It seems like everywhere you turn these days, someone is discussing the idea of happiness. Gurus – spiritual and otherwise – promise to help you achieve it. Books outline strategies for finding and maintaining it. Surveys seek to answer who is happiest, where they live and what they do for a living.
The Secret proposes that you simply have to think positively and positivity will follow. And yet, with all these methods for determining/ensuring your own well-being – specifically, a happy state of mind – floating out there in the greater consciousness, few of us describe ourselves as being genuinely happy. Why is this?
The good news is
It’s not because some of these theories/methods/strategies aren’t effective or don’t work. They can! It’s just that happiness is defined individually and there are many individual paths taken to get to it. Their lack of effectiveness can simply be attributed to our inability to escape rational thought. That’s right – logic (the very thing we spend time trying to cultivate in order to solve our problems) can get in the way of contentment – no matter how you define it or seek to achieve it.
Of course this doesn’t mean you should abandon all reasonable, rational thought if you want to find your so-called nirvana. Life, after all, does require some logic. However, those who report being happiest often attribute their overall state to something altogether different – they say they’re happy because they have faith. Not in any specific spiritual tradition or religion, necessarily, but in the fact that ultimately, everything is going to be okay.
In the moment
Happy people worry less about the future and dwell less frequently in the past. As such, they live their lives in the present. An ancient goal and a difficult task – whether you’re seeking money, peace, a partner to share your life with, a combination of these things, or anything else for that matter. But one common factor reported among those who say that they are in fact, happy, most of the time is the ability to stop – occasionally at least – and smell the roses.
So how then, in the hustle and bustle of modern life – where the bills are rising, wages are stagnating and people seem to be growing more and more disconnected thanks in part to technology and our misplaced emphasis on material acquisitions – can you put fear aside and settle into something divine?The answer(s) may be easier said than implored, but the following steps will definitely help put you on the path to an easier – and happier – existence. The best part is, you’ve already got all the tools you need at your immediate disposal.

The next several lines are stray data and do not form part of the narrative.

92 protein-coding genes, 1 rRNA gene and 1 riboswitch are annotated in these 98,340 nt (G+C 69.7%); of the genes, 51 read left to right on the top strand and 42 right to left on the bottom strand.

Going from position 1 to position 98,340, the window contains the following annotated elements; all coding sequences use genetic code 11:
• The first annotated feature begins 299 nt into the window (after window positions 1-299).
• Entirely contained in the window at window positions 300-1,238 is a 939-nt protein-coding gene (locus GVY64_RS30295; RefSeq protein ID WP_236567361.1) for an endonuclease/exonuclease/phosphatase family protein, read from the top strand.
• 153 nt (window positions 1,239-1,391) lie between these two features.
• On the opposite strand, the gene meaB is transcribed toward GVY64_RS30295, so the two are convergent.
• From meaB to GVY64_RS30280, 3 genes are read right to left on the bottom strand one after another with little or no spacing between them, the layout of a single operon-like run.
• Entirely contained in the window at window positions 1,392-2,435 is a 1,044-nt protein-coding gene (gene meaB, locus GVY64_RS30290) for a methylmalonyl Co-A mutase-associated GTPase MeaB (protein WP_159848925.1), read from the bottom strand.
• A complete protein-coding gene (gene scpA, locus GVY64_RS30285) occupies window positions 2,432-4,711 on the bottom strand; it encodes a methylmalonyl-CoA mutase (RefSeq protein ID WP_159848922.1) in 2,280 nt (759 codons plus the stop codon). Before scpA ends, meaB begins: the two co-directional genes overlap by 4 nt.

1) Listen to your gut – not your head.
Now, granted, not all of us are psychic, but all of us do have a certain amount of intuition. And part of being happy entails learning to listen to it. Rather than getting caught up in the rat race inside our own heads (bills to pay, responsibilities to heed, rules to follow… trying to keep it all straight is enough to stress anyone out!), cultivate your gut feelings. Then abide by them. You will never steer yourself wrong, once you’ve mastered telling the difference between outside influences and inner-wisdom. Call it god’s gift, a sixth sense, whatever you want. Animals have instincts for a reason – and we human animals do too.
2) On that note, breathe.
While it’s easy to make note of our link to other living things, unlike most animals (who exist in their natural environments) society and its demands have muddied human processing powers in this department. So, if you’re going to learn to interpret your instincts, you’ve got to start by connecting to yourself. Happy people, after all, report a strong sense of self as well as a fundamental connection to the universe.
The easiest way to cultivate both of these connections, believe it or not, is to just breathe. It may sound simplistic, but the very breath that gives us life also has the power to center us. It’s at the core of yoga and meditation and has been scientifically linked to overall well-being. If you practice some form of attention to breath (through yoga, meditation, guided relaxation or simply taking a few minutes out each day to clear your mind and feel the air you breathe as it goes in and out of your nostrils), you will find yourself more grounded, which brings clarity. Things rarely seem so bad when you’re operating from a place of calm.
3) Separate your negative thoughts from reality… and let them go.
Now that you’re calm and connected (in your natural state – or at least what it should be!), it’s time to take an inventory. You may need to do this frequently with the rapid pace of daily life. With your head clear and your breath even, zero in on the thoughts that recur for you. Make a list. What are your fears, your worries, your desires and the doubts you experience about them? From these things, what rings true and what is the result of external experience? If you grew up being told you couldn’t do something – is that true, or based on someone else’s fear or thought pattern?
For better or worse, we often let ourselves become the sum total of our experiences. But if we take what we can from our experiences and then let them go – choosing to live in the energy of pure possibility (what we were before external life got to us!), we open ourselves up to a different kind of existence. While it cannot, by the very nature of life, be absent from practicality, it need not be dictated by it. Which is the very place from which hope… and in hope, happiness grows.
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